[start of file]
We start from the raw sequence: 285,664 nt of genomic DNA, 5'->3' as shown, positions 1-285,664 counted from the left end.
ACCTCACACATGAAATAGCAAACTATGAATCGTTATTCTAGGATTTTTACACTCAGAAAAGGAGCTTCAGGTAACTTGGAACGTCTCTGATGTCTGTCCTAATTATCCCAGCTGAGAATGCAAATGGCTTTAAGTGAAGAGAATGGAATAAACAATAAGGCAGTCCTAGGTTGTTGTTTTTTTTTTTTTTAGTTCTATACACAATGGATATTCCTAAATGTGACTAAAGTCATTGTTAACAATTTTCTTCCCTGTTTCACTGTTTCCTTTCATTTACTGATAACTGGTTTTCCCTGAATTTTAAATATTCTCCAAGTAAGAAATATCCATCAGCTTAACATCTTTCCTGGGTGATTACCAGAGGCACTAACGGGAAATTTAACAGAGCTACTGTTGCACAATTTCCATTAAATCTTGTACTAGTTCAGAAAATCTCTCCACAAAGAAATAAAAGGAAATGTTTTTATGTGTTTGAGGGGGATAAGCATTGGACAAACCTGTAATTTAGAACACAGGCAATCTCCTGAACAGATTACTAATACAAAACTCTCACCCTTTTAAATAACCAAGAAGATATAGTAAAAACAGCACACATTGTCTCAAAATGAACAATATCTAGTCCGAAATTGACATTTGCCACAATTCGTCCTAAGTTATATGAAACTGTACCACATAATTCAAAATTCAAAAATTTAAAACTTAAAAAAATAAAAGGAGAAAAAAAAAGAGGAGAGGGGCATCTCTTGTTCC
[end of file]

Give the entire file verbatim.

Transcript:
We start from the raw sequence: 285,664 nt of genomic DNA, 5'->3' as shown, positions 1-285,664 counted from the left end.
ACCTCACACATGAAATAGCAAACTATGAATCGTTATTCTAGGATTTTTACACTCAGAAAAGGAGCTTCAGGTAACTTGGAACGTCTCTGATGTCTGTCCTAATTATCCCAGCTGAGAATGCAAATGGCTTTAAGTGAAGAGAATGGAATAAACAATAAGGCAGTCCTAGGTTGTTGTTTTTTTTTTTTTTAGTTCTATACACAATGGATATTCCTAAATGTGACTAAAGTCATTGTTAACAATTTTCTTCCCTGTTTCACTGTTTCCTTTCATTTACTGATAACTGGTTTTCCCTGAATTTTAAATATTCTCCAAGTAAGAAATATCCATCAGCTTAACATCTTTCCTGGGTGATTACCAGAGGCACTAACGGGAAATTTAACAGAGCTACTGTTGCACAATTTCCATTAAATCTTGTACTAGTTCAGAAAATCTCTCCACAAAGAAATAAAAGGAAATGTTTTTATGTGTTTGAGGGGGATAAGCATTGGACAAACCTGTAATTTAGAACACAGGCAATCTCCTGAACAGATTACTAATACAAAACTCTCACCCTTTTAAATAACCAAGAAGATATAGTAAAAACAGCACACATTGTCTCAAAATGAACAATATCTAGTCCGAAATTGACATTTGCCACAATTCGTCCTAAGTTATATGAAACTGTACCACATAATTCAAAATTCAAAAATTTAAAACTTAAAAAAATAAAAGGAGAAAAAAAAAGAGGAGAGGGGCATCTCTTGTTCC